We regularly identify and update core research areas that present immediate opportunities for investigation and prototyping. Each area of focus is surveyed with an exploratory review, collaborative R&D, commercial experimentation and fellowships.
1. Artificial intelligence, machine learning and conversational experiences.
Everyday we’re exposed to intelligent systems that imitate or augment human intelligence and help us interact with a world of big and small data. Computational creativity, probabilistic programming and natural language processing are all examples of rapidly evolving fields in AI that will shift the expectations we have from connected experiences in the near future.
How might machine learning augment or inform some of our most familiar consumer experiences in the near future? What kinds of intelligence could machines emulate and improve upon? Which aspects of different industries you’re in will AI impact most?
2. Human Interaction Experiences.
When physical interfaces are informed by data and being constantly connected to the internet, the real and binary worlds become one. The integration of physical and digital experiences, through such things as haptic interfaces, embedded sensors and wearable technology, demonstrate the possibilities of connected systems in enhancing everyday life.
What will interactions with homes and workplaces of the future look like? How might identity be leveraged to personalise these interactions? In what ways can fashion be fashioned differently to take advantage of different emerging technologies?
3. Future of journalism, storytelling and narrative.
Today’s storytellers need to incubate and experiment with ideas, think about galvanising audiences and communities and also distribution and reach across a variety of platforms. For journalists, sources of trust, payment, content revenue, discovery and personalisation are all being redefined, which has been observed with the proliferation of the, now infamous, Fake News. For narrative, storytelling is reimagined through interactive and immersive experiences, made possible by technologies as virtual reality, procedural and generative tools.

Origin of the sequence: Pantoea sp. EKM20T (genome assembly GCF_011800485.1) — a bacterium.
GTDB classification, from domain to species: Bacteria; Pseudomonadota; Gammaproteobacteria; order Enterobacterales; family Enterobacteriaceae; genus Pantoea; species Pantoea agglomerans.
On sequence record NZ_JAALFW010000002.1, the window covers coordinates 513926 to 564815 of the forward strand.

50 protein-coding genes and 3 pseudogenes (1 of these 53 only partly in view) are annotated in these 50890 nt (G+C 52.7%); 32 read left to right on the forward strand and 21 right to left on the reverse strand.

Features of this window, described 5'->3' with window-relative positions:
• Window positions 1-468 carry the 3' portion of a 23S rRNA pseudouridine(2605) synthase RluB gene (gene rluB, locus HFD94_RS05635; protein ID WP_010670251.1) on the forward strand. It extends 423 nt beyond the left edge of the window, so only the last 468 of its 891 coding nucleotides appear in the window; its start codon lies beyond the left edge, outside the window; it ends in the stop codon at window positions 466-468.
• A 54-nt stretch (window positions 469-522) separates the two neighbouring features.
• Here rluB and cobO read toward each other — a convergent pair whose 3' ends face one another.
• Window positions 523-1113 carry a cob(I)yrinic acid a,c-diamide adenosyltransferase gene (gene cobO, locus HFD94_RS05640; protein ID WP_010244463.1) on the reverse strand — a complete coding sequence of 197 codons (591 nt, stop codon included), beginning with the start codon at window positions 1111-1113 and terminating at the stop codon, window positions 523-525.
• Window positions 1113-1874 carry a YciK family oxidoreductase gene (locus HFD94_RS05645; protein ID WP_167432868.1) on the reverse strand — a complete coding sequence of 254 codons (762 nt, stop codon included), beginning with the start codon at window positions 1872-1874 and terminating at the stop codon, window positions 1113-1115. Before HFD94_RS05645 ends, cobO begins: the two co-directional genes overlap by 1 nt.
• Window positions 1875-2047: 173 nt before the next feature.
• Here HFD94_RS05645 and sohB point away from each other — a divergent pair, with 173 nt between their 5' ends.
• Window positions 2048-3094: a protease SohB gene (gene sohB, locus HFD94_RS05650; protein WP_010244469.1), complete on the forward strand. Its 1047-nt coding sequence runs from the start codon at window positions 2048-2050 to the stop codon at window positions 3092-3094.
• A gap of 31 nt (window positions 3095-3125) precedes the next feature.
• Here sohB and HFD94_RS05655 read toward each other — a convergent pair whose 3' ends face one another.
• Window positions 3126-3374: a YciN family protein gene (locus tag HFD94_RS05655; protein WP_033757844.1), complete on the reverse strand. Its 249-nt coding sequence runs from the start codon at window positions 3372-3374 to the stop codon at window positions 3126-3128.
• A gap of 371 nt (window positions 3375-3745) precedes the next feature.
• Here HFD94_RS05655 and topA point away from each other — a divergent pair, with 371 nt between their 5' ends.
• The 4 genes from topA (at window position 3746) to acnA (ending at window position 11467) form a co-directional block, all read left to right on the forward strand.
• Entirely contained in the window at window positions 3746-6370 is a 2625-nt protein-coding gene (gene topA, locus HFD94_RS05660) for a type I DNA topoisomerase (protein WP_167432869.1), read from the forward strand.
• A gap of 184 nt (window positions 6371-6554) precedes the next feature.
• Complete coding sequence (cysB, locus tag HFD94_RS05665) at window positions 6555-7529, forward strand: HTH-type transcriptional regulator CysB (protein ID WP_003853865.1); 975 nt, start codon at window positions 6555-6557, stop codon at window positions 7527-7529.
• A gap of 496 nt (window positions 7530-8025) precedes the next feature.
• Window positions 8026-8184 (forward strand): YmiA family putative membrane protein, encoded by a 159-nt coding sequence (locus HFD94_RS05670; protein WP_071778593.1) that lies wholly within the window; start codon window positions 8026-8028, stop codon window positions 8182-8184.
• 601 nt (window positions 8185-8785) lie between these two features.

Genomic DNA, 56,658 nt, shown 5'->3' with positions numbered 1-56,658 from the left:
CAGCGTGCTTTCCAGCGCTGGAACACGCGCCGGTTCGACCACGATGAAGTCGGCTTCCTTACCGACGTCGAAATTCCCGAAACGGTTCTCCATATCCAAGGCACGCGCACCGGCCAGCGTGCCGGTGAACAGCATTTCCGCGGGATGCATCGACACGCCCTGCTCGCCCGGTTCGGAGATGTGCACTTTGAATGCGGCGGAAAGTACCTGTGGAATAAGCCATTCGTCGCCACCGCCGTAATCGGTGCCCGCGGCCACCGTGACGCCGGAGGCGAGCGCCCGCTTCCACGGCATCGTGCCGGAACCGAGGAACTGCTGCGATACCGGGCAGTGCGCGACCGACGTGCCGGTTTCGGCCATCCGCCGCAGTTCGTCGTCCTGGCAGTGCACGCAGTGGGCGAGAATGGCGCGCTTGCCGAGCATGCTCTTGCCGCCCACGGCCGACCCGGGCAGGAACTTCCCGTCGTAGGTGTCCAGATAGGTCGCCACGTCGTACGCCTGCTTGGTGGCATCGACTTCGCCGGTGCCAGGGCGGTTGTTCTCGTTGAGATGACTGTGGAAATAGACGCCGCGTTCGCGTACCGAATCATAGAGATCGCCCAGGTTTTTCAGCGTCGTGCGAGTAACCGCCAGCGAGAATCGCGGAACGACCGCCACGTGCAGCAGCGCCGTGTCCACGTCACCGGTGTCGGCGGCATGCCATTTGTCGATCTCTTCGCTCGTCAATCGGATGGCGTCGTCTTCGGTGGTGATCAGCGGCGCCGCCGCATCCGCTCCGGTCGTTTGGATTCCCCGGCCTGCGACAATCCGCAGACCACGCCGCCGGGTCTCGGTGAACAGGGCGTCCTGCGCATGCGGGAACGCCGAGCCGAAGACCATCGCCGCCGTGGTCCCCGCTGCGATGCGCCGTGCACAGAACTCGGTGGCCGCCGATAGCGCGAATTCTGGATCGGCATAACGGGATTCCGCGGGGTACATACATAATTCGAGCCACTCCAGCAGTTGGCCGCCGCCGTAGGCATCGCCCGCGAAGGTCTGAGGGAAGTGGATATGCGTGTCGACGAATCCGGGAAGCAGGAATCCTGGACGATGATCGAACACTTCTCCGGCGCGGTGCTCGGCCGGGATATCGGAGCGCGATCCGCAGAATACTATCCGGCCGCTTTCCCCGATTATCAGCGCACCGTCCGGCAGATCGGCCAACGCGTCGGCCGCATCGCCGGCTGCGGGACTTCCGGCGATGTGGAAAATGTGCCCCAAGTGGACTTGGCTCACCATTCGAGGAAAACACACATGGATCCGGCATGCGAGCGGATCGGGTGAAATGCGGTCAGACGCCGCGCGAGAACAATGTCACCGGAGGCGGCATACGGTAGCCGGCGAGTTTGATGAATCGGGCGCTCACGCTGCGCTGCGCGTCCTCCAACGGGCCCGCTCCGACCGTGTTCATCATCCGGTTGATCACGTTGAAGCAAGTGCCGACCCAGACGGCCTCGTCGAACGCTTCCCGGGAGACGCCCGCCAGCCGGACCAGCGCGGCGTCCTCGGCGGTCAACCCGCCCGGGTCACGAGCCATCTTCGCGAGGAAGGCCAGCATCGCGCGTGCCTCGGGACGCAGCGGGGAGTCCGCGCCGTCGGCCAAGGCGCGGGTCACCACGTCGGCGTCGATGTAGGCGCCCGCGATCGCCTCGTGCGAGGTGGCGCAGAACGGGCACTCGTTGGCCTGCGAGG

How might technology be used to help verify authenticity and sources of journalistic content? What new forms of interactivity can help tell, and even distribute, a story? How does broadcast media shift to accomodate today’s consumer who wants more agency, involvement and dialogue in her content?
4. Augmented reality and virtual reality.
The immersion into an altered reality, made possible through augmented and virtual reality, is transforming how consumers interact and experience the world. The simulation of alternate scenarios offers the chance to experience different perspectives, reimagining the meaning of empathy. Mixed realities, where the real and virtual world are merged, produce new environments where physical and digital objects co-exist and interact in real time.
How might AR add useful personalised layers to objects, scenes and experiences that we haven’t yet considered? How do we best evoke empathy through alternate realities? To what end?